Montenegro and PCT

How does one obtain patent protection in Montenegro through the PCT?  This turns out to be a very interesting question.

A bit of background will help, before I discuss Montenegro in particular.

By way of one example, how does one obtain patent protection in France through the PCT?  The answer is, one does it through the EPO.  France has “closed the national route”, meaning that there is not a DO/EO/FR.  If one wishes to obtain patent protection in France through the PCT, the only available path is to enter the European regional phase and then follow the steps within the EPO process to perfect patent protection in France.

France is not the only country that has this situation.  The same is true for eleven other Offices in Europe, including Italy and Belgium.  (WIPO has a very helpful page that explains this.)  There is thus no DO/EO/IT and there is no DO/EO/BE, for example.  The reason that this works is that France (and Italy, and Belgium, and others) are full member states of the European Patent Convention.

Montenegro is not a full member state of the European Patent Convention.  Montenegro is an “extension state”.  (Other extension states with EPO include Bosnia and Herzegovina, Morocco, and Republic of Moldova.)  Said in a different way, the Montenegrin Office has an extension agreement (see https://www.epo.org/about-us/foundation/extension-states.html and https://www.epo.org/law-practice/legal-texts/official-journal/2016/etc/se4/p547.html), meaning that the effect of a European patent, once granted, can be extended to the territory of Montenegro even though it is not yet a full member state of the European Patent Convention.

Now with this background, let’s return to the question of how an applicant might obtain patent protection in Montenegro from the PCT.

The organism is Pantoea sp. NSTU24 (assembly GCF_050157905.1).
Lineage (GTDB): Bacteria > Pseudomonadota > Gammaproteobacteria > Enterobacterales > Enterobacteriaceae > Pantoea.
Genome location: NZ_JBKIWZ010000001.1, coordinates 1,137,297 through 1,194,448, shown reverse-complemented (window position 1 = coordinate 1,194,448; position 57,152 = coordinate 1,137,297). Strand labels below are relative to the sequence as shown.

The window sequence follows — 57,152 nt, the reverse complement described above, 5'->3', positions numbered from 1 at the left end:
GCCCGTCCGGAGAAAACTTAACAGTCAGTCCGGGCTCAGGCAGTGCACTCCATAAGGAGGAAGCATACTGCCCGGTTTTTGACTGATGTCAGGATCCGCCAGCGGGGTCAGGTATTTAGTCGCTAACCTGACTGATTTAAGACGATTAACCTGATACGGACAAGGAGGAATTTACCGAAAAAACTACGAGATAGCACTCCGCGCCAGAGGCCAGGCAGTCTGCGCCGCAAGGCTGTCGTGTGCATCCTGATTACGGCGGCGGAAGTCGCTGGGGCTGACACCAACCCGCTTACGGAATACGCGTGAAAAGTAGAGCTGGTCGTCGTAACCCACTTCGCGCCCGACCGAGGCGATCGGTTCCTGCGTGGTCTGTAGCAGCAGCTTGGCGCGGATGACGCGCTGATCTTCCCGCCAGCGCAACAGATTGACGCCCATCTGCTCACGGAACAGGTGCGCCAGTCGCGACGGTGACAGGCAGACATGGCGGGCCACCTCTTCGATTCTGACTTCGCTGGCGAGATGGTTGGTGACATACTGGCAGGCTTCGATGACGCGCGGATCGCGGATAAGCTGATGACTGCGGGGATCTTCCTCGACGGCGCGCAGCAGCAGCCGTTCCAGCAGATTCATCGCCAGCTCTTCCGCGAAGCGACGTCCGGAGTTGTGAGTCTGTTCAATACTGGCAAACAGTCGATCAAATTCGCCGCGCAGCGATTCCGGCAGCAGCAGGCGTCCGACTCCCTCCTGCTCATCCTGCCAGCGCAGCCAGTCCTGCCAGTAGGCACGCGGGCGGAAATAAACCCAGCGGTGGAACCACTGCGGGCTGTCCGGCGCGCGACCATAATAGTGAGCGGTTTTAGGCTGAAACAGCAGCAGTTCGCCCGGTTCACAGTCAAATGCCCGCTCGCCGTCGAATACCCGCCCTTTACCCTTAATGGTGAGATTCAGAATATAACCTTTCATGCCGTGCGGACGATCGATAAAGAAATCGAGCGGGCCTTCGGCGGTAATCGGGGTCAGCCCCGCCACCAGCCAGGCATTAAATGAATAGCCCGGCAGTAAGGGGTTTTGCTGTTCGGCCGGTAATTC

In theory one can, according to the PCT, present national-phase-entry papers to DO/EO/ME (the Montenegrin Office as designated Office).  My impression, however, is that the Montenegrin Office has indicated a strong preference to have applicants seeking patent protection in Montenegro to do that via the EPO.

In practice these would be the steps:

  1. The applicant would enter the regional phase before the EPO;
  2. Extension of the European patent to Montenegro is deemed to be requested in any PCT application filed on or after 1 March 2010;
  3. An extension fee would need to be paid to the EPO within the period for performing the acts required for entry into the EP regional phase;
  4. The substantive examination of the application will be performed by the EPO up to and including the decision to grant or refuse, and the Montenegro Office will accept that decision;
  5. Montenegro will publish in its national register the relevant data about the granted European patent extended to its territory.

My impression is that it is the intention of the Office of Montenegro, once it has become a full EPC Contracting State, to “close its national route” under the PCT (see PCT Article 45(2)), and the extension agreement would appear to be, effectively, an interim step in that direction.

At such time as Montenegro were to become a full EPC Contracting State, and at such time as Montenegro were to “close its national route”, Montenegro would have followed in the footsteps of France and Italy and Belgium and quite a few other states that have “closed their national route”.

 

Posted in PCT |

4 thoughts on “Montenegro and PCT

  1. Hi Carl, just wanted to point out there appears to be a typo in the third paragraph of this post. I believe you intended to reference DO/EO/BE, and not DO/EO/BR.
    Best,
    Dan

  2. Carl,

    It may interest some readers to know that you also can get an extension/validation of the European patent for Hong Kong. I think this is based on its former connection to the UK.

    Also, technically, Morocco, Tunisia and Moldova are ‘validation’ states rather than ‘extension’ states. I think the difference is largely academic: extension states are contracting states which haven’t yet completed the process of becoming part of the EPC but have agreements (which expire when they join) in place to recognize its patents, whereas validation states are not applying, and they’re primarily outside of Europe (Moldova, e.g., was one of the SSR’s that is NOT included in the EAPO).
    Here’s a very helpful map: http://documents.epo.org/projects/babylon/eponet.nsf/0/8C003885190F73D2C1257EEE002E4EBB/$File/coverage_of_european_patents_map_as_of_1.12.2017_en.jpg

    Guy Manning
    Fort Worth

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